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Food Feature: Floating to the top

A sunny day on Lake Titicaca

At 12,500 feet above sea level and nestled comfortably in the Andes Mountains, Lake Titicaca is the largest lake in South America — and the highest lake of its size in the world. Nosebleed high. Our first day in the port town of Puno was spent lying in bed with nauseating migraines in an attempt to recover from our brutal night ride from Arequipa, during which we climbed an air-thinning 4,875 feet in an overheated, rickety train that bounced relentlessly from track to track.

Altitude sickness is real. There's no way to avoid it when traveling the upper Andes Mountains, but you can make its effects less lethal if you don't take the train from Arequipa. Walk if you have to.

On our second day in Puno, my girlfriend and I took a boat tour of the lake. Covering 3,200 square miles and running 120 miles in length between Peru and Bolivia, we were only able to visit a portion, even though our tour lasted a good six hours. The lake is big, like Lake Michigan, and when you're out in the middle of it, it's impossible to see all four shores.

When surveyed from the mountains near Yunguyo, the lake has the appearance of a puma — hence its name. Lake Titicaca means "gray puma" in the language of the Colla Indians, who settled the region hundreds of years ago. Now that you know what it means, you can wipe that smirk off your face.

Despite its name, the lake is not gray. Thin air coaxes inviting hues of navy and turquoise from the deep, seemingly endless water. It is from these unplumbed depths that, according to Incan mythology, Mama Ocllo and Manco Capac — the mother and father of the Inca Empire and direct descendants of the Sun — were said to have emerged to begin the reign of the Inca.

Threat of Inca domination drove the local Uros Indians to the lake for refuge. They did this in a most unique way — by banding reeds of grass together to build buoyant islands big enough to support houses and thoroughfares. Entire villages took to the waters 600 years ago, with the villagers living mostly off the fish they could catch from their back doors.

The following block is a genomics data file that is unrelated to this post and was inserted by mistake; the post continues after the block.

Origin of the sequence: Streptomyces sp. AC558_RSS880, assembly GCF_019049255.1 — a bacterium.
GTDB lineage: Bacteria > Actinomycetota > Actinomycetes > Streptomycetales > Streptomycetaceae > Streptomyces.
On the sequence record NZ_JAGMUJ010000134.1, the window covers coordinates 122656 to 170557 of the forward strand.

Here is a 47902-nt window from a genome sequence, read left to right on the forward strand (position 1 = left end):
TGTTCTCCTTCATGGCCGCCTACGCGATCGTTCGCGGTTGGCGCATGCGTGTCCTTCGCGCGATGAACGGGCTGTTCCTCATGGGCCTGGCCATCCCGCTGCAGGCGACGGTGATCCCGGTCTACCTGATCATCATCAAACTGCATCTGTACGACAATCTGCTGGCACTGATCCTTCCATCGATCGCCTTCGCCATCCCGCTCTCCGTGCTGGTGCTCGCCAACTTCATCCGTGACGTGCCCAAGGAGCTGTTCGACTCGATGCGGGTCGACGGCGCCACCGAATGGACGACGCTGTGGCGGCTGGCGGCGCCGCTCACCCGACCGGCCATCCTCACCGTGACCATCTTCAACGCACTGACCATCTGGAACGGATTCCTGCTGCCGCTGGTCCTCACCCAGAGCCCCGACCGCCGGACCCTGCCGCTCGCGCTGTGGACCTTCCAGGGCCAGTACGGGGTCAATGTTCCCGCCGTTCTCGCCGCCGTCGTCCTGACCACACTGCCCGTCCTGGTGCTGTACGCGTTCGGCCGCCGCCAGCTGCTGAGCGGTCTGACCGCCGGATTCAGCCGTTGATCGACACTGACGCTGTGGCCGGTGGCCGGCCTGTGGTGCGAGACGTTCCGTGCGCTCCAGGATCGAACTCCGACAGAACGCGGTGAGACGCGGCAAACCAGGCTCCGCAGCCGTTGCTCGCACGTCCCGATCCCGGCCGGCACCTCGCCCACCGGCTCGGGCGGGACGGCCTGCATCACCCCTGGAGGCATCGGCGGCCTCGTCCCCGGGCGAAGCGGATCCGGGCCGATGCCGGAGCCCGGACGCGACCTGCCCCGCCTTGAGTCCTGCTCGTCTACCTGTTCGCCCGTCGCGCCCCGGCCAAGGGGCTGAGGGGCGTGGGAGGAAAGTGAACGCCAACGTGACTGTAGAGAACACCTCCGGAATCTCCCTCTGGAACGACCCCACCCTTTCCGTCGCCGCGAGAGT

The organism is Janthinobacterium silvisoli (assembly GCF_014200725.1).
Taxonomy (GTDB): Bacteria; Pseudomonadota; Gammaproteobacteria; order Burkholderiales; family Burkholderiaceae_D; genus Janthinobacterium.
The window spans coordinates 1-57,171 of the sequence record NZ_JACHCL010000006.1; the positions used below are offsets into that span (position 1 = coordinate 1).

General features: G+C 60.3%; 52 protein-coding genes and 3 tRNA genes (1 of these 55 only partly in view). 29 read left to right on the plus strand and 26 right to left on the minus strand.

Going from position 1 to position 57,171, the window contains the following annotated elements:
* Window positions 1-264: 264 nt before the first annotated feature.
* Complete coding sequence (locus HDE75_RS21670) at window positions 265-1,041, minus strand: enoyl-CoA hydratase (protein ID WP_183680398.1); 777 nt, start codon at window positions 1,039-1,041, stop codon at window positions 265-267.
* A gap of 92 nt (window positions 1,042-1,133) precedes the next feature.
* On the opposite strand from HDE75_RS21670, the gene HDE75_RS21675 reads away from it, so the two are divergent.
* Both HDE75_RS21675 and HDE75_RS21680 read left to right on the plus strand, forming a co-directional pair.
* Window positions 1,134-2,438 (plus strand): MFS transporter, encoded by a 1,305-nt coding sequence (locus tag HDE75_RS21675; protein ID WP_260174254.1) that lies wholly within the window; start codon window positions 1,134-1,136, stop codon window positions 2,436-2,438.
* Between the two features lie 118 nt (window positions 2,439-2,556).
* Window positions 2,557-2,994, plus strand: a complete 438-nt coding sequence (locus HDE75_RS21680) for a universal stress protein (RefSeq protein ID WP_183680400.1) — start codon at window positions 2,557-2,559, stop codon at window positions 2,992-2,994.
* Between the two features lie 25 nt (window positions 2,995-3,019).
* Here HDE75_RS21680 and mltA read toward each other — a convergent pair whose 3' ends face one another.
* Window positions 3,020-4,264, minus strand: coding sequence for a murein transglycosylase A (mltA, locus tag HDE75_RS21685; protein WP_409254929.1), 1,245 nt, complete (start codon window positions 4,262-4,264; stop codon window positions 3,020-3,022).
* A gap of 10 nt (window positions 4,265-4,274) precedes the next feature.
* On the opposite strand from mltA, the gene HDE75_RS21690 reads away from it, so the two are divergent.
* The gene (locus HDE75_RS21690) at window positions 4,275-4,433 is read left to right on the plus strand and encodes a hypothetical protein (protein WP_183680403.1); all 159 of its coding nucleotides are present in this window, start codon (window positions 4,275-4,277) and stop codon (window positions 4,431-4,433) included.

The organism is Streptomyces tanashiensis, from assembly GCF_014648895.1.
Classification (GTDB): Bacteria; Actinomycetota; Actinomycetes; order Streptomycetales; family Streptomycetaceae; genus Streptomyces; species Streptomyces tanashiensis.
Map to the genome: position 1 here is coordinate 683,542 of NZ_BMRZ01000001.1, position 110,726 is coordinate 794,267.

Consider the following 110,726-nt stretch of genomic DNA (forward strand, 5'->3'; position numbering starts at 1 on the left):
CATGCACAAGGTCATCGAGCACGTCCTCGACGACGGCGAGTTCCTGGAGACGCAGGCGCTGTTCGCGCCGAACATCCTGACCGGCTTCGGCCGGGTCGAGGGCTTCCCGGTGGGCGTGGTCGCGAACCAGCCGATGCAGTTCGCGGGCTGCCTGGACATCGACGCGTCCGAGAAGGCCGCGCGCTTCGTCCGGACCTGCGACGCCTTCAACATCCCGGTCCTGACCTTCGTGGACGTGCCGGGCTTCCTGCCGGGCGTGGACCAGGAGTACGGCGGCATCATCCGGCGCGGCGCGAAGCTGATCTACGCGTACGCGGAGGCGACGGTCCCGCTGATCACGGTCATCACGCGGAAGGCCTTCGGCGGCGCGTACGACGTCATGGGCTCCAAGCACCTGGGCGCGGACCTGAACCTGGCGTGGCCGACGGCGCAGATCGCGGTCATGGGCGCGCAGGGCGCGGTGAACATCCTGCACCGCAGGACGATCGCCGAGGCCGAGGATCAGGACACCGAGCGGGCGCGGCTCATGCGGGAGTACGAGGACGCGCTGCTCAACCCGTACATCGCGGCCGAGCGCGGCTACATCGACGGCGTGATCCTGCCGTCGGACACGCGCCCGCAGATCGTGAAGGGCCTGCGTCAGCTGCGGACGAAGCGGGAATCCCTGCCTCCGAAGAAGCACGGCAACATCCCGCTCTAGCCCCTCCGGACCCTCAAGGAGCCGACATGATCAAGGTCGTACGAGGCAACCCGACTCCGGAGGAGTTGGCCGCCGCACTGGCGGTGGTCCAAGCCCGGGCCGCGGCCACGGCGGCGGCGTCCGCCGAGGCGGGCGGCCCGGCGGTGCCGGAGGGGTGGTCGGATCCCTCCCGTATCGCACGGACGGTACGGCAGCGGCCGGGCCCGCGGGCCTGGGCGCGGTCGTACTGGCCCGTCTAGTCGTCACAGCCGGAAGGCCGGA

The islands were the first stop on our visit. Jumping from the boat to the island is a bit like stepping from a sturdy coffee table onto a firm, but springy, mattress. You would expect the island to tip and bob with each step, but it holds steady and is able to miraculously distribute the weight of people poking around on it.

Only a few islands remain and very few Uros Indians live on them full time. On our visit, tourists outnumbered the inhabitants who sat calmly among the knickknacks and sweaters spread out for sale. There was an odd disconnect. The villagers barely made eye contact with the tourists who pointed their cameras at everything. Language is a barrier, as are the eons of time between us and the culture the Indians represent.

Walking on the island was a pleasure unlike anything I'd experienced before or since. Each springy step was a natural foot massage, one you could feel through your shoes. Some visitors spent their hour-long visit lying on the soft cushion, looking idly at the clear blue sky above. I had a look over the edge and saw that the island is thick — it extends about 6 feet into the water. Every six months the villagers weave new grass to the top to replace the grass which rots away on the bottom. One high-tech island has a gas station for filling the tanks of the tiny boats that speed by. Another is powered by a thin solar panel, although as hard as we looked, we couldn't find an electronic device anywhere on the island.

We climbed the observation tower — built entirely from reeds and grass, but re-enforced with a wooden platform — to get an overview of the small island and bald spots on tourist heads, then we took a short ride on one of the canoe-shaped boats, made from the same tightly bundled reeds as the islands. The canoes have gigantic, ferocious, cathead images on the front, with fiery painted eyes. Upon closer inspection, we see the eyes are made from upturned plastic water bottles, proving the resourcefulness that led the Uros to the lake still lives today.

The rest of the afternoon was spent exploring Isla Taquile — a real island with rocks and stone, but no electricity. We had lunch there after a long hike to the island's peak, and watched the native children play a game very similar to hopscotch.

Riding back to Puno, the entire group struggled to stay awake. The altitude and the lulling sound of the water lapping against our slow-moving boat were a tranquilizing combination. As we pulled into the harbor, our guide thanked us for our visit and said he had enjoyed the jokes and laughter, but he reminded us that Lake Titicaca is a sacred place, and that the energy we took from it will make us richer and fuller for the rest of our lives.

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